Jamal Khashoggi murder recording doesn’t implicate Saudi prince: U.S. official
Audio related to the killing of journalist Jamal Khashoggi doesn’t implicate Saudi Crown Prince Mohammed bin Salman, according to U.S. national security adviser John Bolton.
While in Singapore Tuesday, Bolton said he did not think that people who heard the recordings concluded that the crown prince was linked to the killing.
“And certainly that is not the position of the Saudi government,” he said.
Asked again if the audio tape provided by Turkey did not link Prince Mohammed to the killing in any way, Bolton said: “I haven’t listened to the tape myself, but in the assessment of those who have listened to it, that is right.”
Bolton shares with Saudi Arabia a hawkish stance against Riyadh’s biggest Middle East rival Iran, and he championed Washington’s resumption of sanctions on the Islamic Republic.
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The U.S. official’s takeaways from the audio recordings, which are allegedly from inside the Saudi consulate in Istanbul where Khashoggi was killed on Oct. 2, are contrary to other reports.
Turkish President Recep Tayyip Erdogan has said the killing was ordered at the “highest levels” of the Saudi government. Turkish officials have not specifically mentioned the Saudi prince.
Meanwhile, on Monday, the New York Times reported that the recording includes one member of the Saudi kill team on a phone call, saying, “tell your boss” the kill operation was successful.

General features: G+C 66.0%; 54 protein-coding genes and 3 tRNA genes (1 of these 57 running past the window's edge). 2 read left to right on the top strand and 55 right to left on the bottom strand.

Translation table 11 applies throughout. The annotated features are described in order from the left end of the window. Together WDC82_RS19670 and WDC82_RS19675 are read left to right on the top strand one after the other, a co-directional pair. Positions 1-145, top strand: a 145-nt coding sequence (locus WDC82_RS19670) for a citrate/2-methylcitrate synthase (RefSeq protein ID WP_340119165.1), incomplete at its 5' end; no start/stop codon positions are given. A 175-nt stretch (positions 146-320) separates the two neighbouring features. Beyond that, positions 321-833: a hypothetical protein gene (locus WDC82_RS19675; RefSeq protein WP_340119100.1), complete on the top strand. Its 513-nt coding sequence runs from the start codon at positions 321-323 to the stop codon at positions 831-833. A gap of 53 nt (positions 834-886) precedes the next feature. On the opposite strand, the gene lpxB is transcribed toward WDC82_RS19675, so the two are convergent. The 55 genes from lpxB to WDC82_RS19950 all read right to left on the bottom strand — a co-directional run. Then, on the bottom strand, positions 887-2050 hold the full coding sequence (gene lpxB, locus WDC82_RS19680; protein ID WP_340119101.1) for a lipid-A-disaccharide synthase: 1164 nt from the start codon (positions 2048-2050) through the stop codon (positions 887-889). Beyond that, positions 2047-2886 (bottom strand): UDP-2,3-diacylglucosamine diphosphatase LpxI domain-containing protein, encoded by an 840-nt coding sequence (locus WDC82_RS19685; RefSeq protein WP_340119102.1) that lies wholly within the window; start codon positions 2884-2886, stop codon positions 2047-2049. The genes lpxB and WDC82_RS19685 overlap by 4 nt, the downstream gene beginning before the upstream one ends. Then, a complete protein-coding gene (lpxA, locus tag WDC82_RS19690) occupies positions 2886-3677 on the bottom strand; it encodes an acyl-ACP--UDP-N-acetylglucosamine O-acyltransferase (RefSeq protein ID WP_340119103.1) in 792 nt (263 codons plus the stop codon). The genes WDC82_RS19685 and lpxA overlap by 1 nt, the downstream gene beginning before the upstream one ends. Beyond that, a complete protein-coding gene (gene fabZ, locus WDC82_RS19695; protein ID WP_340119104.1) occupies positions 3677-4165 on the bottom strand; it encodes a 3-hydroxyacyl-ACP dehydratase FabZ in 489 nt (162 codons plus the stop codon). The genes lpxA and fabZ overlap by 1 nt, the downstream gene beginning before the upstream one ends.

The quote was confirmed by three sources familiar with the recordings. The newspaper said American intelligence officials believe “your boss” to be a reference to Prince Mohammed.
The NYT report adds that the person making the phone call is Maher Abdulaziz Mutreb, a security officer who frequently travels with the prince.
Bruce O. Riedel, a former CIA officer, told the Times that is “pretty incriminating evidence.”
While the audio has not been heard by media, Turkey has shared it with officials from several Western countries, including Canada.
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Prime Minister Justin Trudeau became the first Western leader to acknowledge his country had received the recordings.
“Canada has been fully briefed up on what Turkey had to share,” Trudeau said from the Canadian Embassy in Paris, where he was attending the Peace Forum following the First World War Armistice centenary.
Trudeau said that he had not heard the audio and he wouldn’t give any details on the contents of the tapes.
CIA director Gina Haspel, who visited Turkey last month for information on the investigation, is reported to have heard the audio recordings of the killing. The existence of the recordings was leaked to the media but never openly confirmed until last week.
— With files from Reuters, the Associated Press
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